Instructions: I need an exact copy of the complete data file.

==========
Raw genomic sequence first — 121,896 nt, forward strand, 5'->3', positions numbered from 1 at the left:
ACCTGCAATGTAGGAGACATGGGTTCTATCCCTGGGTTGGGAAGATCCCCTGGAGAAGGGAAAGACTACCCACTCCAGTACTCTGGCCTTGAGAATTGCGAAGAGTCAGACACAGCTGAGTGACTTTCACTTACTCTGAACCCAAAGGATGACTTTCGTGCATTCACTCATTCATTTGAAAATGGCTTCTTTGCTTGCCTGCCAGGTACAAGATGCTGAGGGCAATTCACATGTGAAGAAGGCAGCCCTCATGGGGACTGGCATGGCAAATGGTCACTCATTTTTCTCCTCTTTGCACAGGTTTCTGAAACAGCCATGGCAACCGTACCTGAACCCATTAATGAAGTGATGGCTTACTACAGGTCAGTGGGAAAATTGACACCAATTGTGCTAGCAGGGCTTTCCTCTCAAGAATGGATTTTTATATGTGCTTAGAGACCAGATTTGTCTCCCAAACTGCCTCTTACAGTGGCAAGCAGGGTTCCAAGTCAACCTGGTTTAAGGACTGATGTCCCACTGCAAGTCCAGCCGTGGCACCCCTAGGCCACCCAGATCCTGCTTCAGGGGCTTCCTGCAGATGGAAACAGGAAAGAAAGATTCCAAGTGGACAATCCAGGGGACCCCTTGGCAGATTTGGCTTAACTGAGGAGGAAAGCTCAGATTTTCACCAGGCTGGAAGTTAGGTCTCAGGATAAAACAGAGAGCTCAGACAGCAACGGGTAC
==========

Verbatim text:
Raw genomic sequence first — 121,896 nt, forward strand, 5'->3', positions numbered from 1 at the left:
ACCTGCAATGTAGGAGACATGGGTTCTATCCCTGGGTTGGGAAGATCCCCTGGAGAAGGGAAAGACTACCCACTCCAGTACTCTGGCCTTGAGAATTGCGAAGAGTCAGACACAGCTGAGTGACTTTCACTTACTCTGAACCCAAAGGATGACTTTCGTGCATTCACTCATTCATTTGAAAATGGCTTCTTTGCTTGCCTGCCAGGTACAAGATGCTGAGGGCAATTCACATGTGAAGAAGGCAGCCCTCATGGGGACTGGCATGGCAAATGGTCACTCATTTTTCTCCTCTTTGCACAGGTTTCTGAAACAGCCATGGCAACCGTACCTGAACCCATTAATGAAGTGATGGCTTACTACAGGTCAGTGGGAAAATTGACACCAATTGTGCTAGCAGGGCTTTCCTCTCAAGAATGGATTTTTATATGTGCTTAGAGACCAGATTTGTCTCCCAAACTGCCTCTTACAGTGGCAAGCAGGGTTCCAAGTCAACCTGGTTTAAGGACTGATGTCCCACTGCAAGTCCAGCCGTGGCACCCCTAGGCCACCCAGATCCTGCTTCAGGGGCTTCCTGCAGATGGAAACAGGAAAGAAAGATTCCAAGTGGACAATCCAGGGGACCCCTTGGCAGATTTGGCTTAACTGAGGAGGAAAGCTCAGATTTTCACCAGGCTGGAAGTTAGGTCTCAGGATAAAACAGAGAGCTCAGACAGCAACGGGTAC